The ReviewerRenee Miller‘s website.
“Tragedy is when I cut my finger. Comedy is when you fall into an open sewer and die.” ― Mel Brooks
Oh Mel, you are so wise. For me, comedy writing is about poking fun at the things we tend to take a little too seriously. Love, sex, religion, politics, hate, pain; all of it is fair game in my books. If we can’t laugh at the negative or snicker at the weirdness in our lives, then what’s the point?
My goal isn’t to offend people, although it’s an added bonus sometimes. I do love it when the uptight types get all bent out of shape, but my ultimate goal is to make someone smile. Anyone. Even you over there with the sour pucker on your face. You should laugh more. Laugh lines are sexy. Frown lines are not.
The challenge for me is in determining if what I think is funny will be funny to everyone else. I guess part of that is knowing why people laugh at one thing and not another. I pondered that for a while, and ended up with another question: Is there a secret to comedy gold?
“Throw together a few characters with a reason to not like each other, but not a good reason. Like one guy hates other dudes with two first names and the other dude's name is Greg Ryan. The dialogue will be funny as long as you keep them in character, without having to try too hard. Also, sarcasm. Duh.”
Katrina is right. Most comedy, when it pertains to fiction writing, is situational, and is often found in the dialogue. One-liners, zingers, and the like can give a huge comedic punch, but the characterization is vital to making these lines work. The character’s personality, temperament, and all the quirks you’ve given him combine to create a sort of “window” for the comedy.
Characterization is a whole other article though, best saved for another time. Today, we're focusing on the funny. Here are a few things I’ve learned about writing comedy:
Don’t force it.
Writing comedy is kind of like shitting. If you have to force it, it’s not ready to be released, and you’ll probably get hemorrhoids. Humor should occur “organically” in a story. If you find yourself staring at your screen, and it's an effort to think up funny lines, situations, etc. or you can't figure out where to insert them into the story, you’re trying way too hard and it’ll show. Get to know your characters a little. Play around with scenes, dialogue, etc. and the funny will find its own way.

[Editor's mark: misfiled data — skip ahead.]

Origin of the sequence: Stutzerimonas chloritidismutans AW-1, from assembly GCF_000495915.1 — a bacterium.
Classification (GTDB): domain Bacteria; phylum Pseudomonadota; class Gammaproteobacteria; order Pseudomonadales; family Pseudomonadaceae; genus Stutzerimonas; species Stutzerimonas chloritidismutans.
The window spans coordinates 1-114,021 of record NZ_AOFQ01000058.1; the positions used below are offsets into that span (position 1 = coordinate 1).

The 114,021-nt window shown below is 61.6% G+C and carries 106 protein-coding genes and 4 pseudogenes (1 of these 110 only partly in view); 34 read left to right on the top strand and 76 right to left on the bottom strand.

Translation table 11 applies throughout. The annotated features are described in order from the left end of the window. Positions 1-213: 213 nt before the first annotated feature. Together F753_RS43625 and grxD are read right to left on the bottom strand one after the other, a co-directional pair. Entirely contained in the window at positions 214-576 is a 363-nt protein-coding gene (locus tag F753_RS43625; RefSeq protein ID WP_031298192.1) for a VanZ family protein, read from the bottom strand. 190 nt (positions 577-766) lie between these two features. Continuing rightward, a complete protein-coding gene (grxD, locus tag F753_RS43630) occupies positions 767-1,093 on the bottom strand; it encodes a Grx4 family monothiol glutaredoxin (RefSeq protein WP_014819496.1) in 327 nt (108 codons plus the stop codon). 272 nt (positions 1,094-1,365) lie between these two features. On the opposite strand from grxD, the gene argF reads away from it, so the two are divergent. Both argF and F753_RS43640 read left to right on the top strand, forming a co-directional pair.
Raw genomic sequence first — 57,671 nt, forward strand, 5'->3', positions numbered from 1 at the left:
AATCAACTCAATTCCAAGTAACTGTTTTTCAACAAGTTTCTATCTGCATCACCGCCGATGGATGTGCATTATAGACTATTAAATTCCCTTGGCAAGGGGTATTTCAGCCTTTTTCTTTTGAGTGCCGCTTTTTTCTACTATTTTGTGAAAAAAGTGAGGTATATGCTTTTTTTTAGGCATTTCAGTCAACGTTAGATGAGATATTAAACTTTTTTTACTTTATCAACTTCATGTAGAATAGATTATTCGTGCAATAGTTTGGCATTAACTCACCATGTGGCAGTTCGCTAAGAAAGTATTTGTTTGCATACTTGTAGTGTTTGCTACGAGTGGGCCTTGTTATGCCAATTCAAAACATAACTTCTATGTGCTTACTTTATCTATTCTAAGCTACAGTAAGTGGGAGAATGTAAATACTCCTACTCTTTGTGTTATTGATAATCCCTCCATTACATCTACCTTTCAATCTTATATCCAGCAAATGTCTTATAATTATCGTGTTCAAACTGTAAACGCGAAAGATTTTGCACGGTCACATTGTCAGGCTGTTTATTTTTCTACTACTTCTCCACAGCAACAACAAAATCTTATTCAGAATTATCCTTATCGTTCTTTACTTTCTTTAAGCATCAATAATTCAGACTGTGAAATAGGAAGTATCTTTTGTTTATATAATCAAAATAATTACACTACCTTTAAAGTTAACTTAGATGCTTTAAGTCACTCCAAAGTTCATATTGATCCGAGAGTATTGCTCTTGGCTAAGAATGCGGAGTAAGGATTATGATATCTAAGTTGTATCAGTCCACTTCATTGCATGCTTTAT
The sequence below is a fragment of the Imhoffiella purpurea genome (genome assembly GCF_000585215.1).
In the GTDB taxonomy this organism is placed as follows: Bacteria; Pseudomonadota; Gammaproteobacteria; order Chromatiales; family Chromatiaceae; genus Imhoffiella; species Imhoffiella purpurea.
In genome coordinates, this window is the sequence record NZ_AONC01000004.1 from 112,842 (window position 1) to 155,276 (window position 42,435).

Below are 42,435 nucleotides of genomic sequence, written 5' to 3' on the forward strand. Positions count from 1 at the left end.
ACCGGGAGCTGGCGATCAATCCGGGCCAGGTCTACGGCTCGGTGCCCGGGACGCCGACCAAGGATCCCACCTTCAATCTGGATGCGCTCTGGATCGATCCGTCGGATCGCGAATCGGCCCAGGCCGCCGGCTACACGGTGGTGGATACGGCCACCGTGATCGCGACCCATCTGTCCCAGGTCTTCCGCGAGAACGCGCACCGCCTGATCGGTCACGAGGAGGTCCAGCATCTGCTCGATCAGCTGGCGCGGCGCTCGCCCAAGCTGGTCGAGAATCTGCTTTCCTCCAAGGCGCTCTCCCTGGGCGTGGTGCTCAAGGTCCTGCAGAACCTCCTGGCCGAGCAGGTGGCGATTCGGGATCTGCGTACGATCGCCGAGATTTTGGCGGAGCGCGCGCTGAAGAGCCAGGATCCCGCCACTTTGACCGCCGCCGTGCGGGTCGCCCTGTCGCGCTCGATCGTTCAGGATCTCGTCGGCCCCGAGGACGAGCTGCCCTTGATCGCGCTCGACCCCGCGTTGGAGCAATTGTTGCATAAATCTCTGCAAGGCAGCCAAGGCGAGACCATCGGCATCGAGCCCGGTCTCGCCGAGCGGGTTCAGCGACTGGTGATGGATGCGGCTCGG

Make yourself laugh.
If what you’re writing doesn’t make you smile, odds are it won’t make anyone else smile either. When you write something funny, don’t ask if you’ve gone too far or if it’s funny enough. Just look at the scene or line and ask yourself “Why did I laugh at this?” If you can answer that, then you know why your reader might laugh, which brings me to my next “rule.”
When someone laughs at my writing, it’s often because I’ve poked fun at something that’s a little bit offensive or taboo, but those laughs are easy. For the truly great laughs, I try to find a situation we’ve all experienced or have my characters voice something we’ve all thought about at least once. If you form a bond with the reader, in which you connect with him somehow, you can then yank him out of his comfort zone, and that’s where you’ll often get the biggest laughs. We all like to be surprised, don’t we? Well you’re a weirdo, so your opinion doesn’t matter here. Let’s move on.
Sometimes the best humor I’ve produced comes from that place inside my head usually reserved for my closest friends, who already know I'm a child. It’s the part that refuses to grow up and still giggles when she hears “nipples” or “boner.” My point here is that sometimes simple is best. Go back to basics. Be childish and immature. Goofy, even. Don’t be afraid to embarrass yourself or your characters.
Make it sing.
What the Christ is she talking about?
I’m talking about rhythm, the most important element of writing comedy, in my opinion. Steve Wetherell, fellow DeadPixel Publications author, and penner of comedic genius such as A Dark Night Begins, offered this gem:
“When we hear spoken comedy we take it for granted that comedy is very rhythmical and delivery dependent. Successfully conveying that rhythm in your writing, whether in prose or dialogue, is half the battle of humour writing.”
And I know that sounds easy enough, but it isn’t. Timing or rhythm, when it pertains to writing, is ridiculously difficult to master. You have to take into account the slow readers, the fast readers, the readers who are comedically challenged, and you have to make it so every one of those “gets” the joke. They don’t all have to laugh, mind you, because let’s face it; they won’t, but they should at least recognize the attempt at humor.
So, listen to some stand-up comedy. Watch comedy films. Read funny authors, such as Christopher Moore (a personal favorite), Tina Fey (she’s brilliant, by the way), Douglas Adams (obviously) or the authors I’ve quoted in this article. Read their work out loud. Listen for the music behind their comedy and look at how it all seems to flow naturally. This is critical to humor writing. Practice. Practice again. Practice some more. You get the idea.
At the end of the day, though, there’s one thing you have to keep in mind: There is no secret. No magic bullet. A lot of the time, comedy just happens. It's as natural as breathing for some writers, and explaining how it was "done" is like explaining why one prefers the color blue over purple or red or green. Another variable is your reader. What one guy finds funny will be totally different from the next. You just have to take a shot and hope you don’t miss the mark entirely. And some people just aren’t funny. There’s nothing wrong with that… I guess. **winky face**
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Renee Miller‘s website.